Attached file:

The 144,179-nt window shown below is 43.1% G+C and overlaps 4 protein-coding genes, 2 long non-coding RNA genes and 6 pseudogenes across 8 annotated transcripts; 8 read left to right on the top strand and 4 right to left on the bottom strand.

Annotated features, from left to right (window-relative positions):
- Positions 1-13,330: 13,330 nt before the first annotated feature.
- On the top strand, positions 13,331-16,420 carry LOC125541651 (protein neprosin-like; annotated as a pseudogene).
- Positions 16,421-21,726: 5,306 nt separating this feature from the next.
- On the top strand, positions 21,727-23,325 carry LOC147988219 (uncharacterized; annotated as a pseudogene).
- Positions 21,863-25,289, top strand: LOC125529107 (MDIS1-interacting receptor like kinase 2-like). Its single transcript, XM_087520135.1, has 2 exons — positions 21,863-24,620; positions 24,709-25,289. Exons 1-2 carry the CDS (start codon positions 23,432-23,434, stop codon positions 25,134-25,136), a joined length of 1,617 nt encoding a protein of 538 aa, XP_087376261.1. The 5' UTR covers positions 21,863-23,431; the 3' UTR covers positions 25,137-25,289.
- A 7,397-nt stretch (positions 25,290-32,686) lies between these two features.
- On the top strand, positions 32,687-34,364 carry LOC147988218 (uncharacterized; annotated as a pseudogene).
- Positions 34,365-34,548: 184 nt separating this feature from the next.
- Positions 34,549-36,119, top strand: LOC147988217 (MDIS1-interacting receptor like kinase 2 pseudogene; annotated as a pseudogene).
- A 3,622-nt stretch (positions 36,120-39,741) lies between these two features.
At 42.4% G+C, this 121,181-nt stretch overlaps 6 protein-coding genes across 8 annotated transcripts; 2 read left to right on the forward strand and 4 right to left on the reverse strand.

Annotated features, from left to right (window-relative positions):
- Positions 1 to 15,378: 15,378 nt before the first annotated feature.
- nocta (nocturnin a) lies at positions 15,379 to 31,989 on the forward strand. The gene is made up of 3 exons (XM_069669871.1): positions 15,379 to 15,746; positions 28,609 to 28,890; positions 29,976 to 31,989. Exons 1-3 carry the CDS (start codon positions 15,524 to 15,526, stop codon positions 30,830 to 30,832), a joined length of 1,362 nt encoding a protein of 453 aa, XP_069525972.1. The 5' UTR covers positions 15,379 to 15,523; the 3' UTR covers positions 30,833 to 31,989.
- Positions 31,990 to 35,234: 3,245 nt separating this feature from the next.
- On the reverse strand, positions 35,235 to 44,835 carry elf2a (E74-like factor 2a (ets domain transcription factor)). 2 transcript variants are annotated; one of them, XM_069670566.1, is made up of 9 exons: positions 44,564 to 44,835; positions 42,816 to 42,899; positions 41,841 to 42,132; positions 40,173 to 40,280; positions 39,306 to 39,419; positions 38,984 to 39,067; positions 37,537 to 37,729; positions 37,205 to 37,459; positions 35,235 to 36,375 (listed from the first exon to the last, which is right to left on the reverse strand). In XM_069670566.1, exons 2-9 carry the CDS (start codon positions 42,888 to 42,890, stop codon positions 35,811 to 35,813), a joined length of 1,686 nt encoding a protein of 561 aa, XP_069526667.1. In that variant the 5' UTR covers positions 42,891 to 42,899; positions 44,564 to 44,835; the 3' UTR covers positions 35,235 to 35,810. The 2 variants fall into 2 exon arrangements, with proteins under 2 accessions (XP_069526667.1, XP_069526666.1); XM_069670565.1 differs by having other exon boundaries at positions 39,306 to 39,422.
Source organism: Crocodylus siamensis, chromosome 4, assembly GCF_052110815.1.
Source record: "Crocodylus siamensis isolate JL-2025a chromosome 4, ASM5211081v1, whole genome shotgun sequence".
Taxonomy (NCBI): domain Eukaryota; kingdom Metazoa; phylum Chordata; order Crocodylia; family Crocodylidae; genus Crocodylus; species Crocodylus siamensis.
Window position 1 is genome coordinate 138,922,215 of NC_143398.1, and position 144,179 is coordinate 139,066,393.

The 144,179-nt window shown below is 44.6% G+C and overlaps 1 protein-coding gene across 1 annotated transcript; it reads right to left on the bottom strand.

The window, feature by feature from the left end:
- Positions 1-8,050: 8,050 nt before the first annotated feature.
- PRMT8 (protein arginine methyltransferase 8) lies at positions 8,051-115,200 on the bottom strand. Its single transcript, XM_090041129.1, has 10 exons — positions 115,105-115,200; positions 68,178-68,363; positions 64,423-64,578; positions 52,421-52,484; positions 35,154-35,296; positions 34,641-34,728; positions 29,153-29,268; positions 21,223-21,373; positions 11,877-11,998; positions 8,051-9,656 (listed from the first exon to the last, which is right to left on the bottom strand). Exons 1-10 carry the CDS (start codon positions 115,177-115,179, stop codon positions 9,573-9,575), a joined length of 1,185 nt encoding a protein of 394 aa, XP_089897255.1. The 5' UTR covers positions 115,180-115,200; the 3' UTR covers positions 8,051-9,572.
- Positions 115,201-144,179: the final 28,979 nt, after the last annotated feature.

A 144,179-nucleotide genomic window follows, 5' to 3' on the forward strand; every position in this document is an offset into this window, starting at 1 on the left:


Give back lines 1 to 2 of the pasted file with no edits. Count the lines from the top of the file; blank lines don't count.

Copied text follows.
The 144,179-nt window shown below is 43.1% G+C and overlaps 4 protein-coding genes, 2 long non-coding RNA genes and 6 pseudogenes across 8 annotated transcripts; 8 read left to right on the top strand and 4 right to left on the bottom strand.

Annotated features, from left to right (window-relative positions):